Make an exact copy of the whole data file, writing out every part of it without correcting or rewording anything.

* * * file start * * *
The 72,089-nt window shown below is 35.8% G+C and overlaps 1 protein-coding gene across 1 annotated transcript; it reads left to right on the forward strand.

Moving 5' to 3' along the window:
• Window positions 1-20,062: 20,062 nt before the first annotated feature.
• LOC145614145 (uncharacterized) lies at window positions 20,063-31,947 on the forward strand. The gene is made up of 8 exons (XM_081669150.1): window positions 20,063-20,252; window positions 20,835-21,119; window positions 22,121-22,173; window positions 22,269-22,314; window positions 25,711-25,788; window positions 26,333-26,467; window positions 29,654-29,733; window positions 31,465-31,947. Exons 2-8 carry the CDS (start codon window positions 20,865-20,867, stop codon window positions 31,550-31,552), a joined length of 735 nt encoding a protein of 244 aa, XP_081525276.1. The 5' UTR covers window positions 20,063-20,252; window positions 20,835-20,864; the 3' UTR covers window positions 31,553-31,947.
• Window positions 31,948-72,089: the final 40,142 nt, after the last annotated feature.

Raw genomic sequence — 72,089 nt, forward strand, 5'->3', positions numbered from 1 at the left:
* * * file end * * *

The 72,089-nt window shown below is 35.8% G+C and overlaps 1 protein-coding gene across 1 annotated transcript; it reads left to right on the forward strand.

Moving 5' to 3' along the window:
• Window positions 1-20,062: 20,062 nt before the first annotated feature.
• LOC145614145 (uncharacterized) lies at window positions 20,063-31,947 on the forward strand. The gene is made up of 8 exons (XM_081669150.1): window positions 20,063-20,252; window positions 20,835-21,119; window positions 22,121-22,173; window positions 22,269-22,314; window positions 25,711-25,788; window positions 26,333-26,467; window positions 29,654-29,733; window positions 31,465-31,947. Exons 2-8 carry the CDS (start codon window positions 20,865-20,867, stop codon window positions 31,550-31,552), a joined length of 735 nt encoding a protein of 244 aa, XP_081525276.1. The 5' UTR covers window positions 20,063-20,252; window positions 20,835-20,864; the 3' UTR covers window positions 31,553-31,947.
• Window positions 31,948-72,089: the final 40,142 nt, after the last annotated feature.

Raw genomic sequence — 72,089 nt, forward strand, 5'->3', positions numbered from 1 at the left: